Soap bubbles are sticky enough to carry a pollen payload and delicate enough to land on flowers without harm.
Bees are a big part of the life cycle of plants, carrying pollen from one flower to another and allowing plants to produce their frequently yummy output. But with bee populations on the decline, what can take their place? How about soap bubbles?
It may sound fantastical. But Eijiro Miyako and his colleague at the Japan Advanced Institute of Science and Technology have used battery-powered bubble makers to pollinate a pear orchard. The details of their magical realism approach to agriculture are in the journal iScience. [Xi Yang and Eijiro Miyako, Soap bubble pollination]
A few years back, Miyako and his team tried to mimic the pollinating prowess of honeybees by retrofitting a two-inch-long toy drone with brushes made of horsehair. They loaded the device with pollen suspended in a sticky gel. But the tiny flyer was tough to control. And its hairy little applicators ended up damaging the delicate floral targets.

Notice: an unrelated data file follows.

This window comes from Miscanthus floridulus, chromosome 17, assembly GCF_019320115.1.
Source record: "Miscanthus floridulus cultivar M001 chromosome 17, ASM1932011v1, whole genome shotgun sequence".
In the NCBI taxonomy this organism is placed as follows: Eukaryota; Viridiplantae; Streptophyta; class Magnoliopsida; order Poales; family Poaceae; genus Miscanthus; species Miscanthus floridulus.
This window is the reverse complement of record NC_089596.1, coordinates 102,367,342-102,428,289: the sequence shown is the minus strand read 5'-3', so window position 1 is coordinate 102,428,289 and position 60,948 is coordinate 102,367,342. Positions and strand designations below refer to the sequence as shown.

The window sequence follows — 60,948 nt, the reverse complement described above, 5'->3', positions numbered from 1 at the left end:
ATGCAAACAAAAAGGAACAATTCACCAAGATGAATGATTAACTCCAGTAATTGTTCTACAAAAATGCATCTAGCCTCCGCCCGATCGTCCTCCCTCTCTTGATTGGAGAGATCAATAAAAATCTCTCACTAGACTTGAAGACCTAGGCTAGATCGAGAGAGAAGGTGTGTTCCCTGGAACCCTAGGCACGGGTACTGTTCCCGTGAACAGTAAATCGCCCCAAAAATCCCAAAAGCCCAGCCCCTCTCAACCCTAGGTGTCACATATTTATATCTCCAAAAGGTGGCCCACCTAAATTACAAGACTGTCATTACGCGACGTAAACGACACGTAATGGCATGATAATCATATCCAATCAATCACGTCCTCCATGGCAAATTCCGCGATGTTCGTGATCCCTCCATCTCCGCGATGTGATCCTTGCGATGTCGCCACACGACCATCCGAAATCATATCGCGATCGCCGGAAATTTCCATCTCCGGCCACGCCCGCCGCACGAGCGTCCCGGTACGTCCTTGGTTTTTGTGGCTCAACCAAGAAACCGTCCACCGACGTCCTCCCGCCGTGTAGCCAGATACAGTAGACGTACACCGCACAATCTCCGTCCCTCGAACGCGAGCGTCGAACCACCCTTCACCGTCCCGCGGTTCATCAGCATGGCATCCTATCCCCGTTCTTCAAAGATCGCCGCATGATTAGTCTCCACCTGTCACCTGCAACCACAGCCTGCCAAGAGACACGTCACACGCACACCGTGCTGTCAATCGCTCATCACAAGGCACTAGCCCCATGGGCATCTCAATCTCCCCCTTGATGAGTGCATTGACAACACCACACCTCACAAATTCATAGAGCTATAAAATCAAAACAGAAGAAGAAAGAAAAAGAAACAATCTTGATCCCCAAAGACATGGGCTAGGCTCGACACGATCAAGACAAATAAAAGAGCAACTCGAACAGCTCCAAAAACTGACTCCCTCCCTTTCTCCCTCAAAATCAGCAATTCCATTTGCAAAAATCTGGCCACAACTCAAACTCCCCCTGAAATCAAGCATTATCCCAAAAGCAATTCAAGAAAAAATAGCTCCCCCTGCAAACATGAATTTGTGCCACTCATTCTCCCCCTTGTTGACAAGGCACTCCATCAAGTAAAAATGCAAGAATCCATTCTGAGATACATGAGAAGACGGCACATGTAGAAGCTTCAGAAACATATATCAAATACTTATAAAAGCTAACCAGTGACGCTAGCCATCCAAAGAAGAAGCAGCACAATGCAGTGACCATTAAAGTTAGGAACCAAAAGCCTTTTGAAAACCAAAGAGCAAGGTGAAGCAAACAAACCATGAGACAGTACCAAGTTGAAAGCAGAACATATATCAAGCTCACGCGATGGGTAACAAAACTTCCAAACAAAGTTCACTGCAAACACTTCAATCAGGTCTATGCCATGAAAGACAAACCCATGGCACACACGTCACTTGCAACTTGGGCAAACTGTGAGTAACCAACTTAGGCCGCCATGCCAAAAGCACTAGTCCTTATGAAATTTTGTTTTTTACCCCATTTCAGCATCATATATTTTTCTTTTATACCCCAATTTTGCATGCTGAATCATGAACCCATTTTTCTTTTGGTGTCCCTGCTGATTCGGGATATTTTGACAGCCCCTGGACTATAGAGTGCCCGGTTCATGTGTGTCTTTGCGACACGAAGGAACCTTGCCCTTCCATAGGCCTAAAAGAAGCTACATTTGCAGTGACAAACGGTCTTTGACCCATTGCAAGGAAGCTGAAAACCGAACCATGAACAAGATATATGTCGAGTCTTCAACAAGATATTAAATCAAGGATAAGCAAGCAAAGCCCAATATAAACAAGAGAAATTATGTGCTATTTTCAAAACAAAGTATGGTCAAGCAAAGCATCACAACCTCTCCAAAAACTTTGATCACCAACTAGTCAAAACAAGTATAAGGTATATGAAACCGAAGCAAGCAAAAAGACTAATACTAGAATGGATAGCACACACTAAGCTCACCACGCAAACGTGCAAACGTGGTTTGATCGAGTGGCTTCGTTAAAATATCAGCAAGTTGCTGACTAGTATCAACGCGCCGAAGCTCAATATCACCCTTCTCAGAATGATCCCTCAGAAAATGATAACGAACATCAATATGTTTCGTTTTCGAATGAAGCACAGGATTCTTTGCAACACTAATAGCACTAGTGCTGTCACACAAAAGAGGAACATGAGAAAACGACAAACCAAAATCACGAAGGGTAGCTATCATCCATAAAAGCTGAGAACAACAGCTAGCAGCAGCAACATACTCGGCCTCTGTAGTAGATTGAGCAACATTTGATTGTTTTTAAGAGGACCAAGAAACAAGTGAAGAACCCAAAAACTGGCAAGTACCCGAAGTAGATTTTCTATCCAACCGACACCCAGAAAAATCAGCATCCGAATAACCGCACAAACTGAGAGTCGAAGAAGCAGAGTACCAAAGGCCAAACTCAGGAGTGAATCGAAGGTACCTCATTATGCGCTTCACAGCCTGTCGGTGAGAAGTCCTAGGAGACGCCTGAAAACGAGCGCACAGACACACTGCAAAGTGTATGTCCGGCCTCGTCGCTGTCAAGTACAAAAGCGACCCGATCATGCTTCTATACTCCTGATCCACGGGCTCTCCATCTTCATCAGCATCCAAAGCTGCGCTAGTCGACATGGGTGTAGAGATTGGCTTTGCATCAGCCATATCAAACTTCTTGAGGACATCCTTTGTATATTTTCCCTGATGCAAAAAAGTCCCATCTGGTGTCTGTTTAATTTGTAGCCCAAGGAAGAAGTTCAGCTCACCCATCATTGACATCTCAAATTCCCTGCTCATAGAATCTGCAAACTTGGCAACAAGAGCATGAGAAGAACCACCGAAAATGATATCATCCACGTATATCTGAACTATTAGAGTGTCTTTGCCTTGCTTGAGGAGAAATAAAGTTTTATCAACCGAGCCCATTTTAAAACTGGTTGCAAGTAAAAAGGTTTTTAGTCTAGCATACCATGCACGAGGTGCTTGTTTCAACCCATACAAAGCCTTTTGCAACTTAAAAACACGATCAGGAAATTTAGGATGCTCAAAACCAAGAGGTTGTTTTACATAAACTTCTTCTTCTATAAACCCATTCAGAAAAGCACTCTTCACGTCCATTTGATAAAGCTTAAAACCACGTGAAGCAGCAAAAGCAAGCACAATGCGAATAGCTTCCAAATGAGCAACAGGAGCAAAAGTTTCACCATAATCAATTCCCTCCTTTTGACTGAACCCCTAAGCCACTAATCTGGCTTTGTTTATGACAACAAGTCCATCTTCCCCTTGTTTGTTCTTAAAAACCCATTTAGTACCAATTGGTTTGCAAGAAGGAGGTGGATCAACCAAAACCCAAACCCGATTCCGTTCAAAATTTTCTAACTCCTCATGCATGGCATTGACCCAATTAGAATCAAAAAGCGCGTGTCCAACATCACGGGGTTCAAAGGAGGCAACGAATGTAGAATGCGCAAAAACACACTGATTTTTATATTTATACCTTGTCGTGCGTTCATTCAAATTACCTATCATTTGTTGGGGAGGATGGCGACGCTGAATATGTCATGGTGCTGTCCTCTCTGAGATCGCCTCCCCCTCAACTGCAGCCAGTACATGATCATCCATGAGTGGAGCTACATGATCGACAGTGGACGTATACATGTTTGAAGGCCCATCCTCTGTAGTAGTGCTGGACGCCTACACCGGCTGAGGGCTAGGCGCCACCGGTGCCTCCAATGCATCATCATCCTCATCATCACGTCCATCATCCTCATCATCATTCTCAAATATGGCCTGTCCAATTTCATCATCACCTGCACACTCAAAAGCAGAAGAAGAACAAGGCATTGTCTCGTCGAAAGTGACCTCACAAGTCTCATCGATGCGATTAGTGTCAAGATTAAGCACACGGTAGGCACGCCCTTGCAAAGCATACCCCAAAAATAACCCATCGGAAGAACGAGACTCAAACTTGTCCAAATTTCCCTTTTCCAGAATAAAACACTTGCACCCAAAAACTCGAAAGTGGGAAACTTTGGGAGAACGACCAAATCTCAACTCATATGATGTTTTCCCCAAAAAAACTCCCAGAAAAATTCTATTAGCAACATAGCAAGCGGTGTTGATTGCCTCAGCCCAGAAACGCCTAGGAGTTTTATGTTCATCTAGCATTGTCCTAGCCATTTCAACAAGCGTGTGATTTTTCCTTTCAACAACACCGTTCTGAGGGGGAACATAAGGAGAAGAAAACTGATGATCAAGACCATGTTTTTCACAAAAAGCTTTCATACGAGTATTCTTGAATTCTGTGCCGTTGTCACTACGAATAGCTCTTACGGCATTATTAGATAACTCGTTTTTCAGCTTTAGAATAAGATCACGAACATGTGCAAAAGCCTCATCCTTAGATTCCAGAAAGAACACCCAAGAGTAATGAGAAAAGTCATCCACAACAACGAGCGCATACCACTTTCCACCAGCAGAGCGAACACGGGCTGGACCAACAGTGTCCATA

After spending some time blowing bubbles with his son, Miyako started thinking more seriously about these soapy little marvels. He figured bubbles would be sticky enough to carry and deliver a pollen payload but soft and flexible, so they shouldn’t hurt a blossom when they land and then pop.
The researchers chemically optimized their soapy solution to make bubbles that were mechanically stable and actually enhanced the pollination process.
Out in the orchard, they aimed their souped-up soap bubbles at row after row of pear trees. And they found the bubble system worked just as well as the more labor-intensive pollination by hand: pear trees pollinated by bubble ultimately bore fruit—a sweet sign of success.
Miyako has also revived the drone program—this time using a larger model—equipped with a machine that unleashes a bubble blitz. And has a big advantage over the hand-held model ...
“Because it’s fully autonomously controllable by GPS with Google Map.”
So the drones can make a beeline to where farmers need them, you know, to be.
[The above text is a transcript of this podcast.]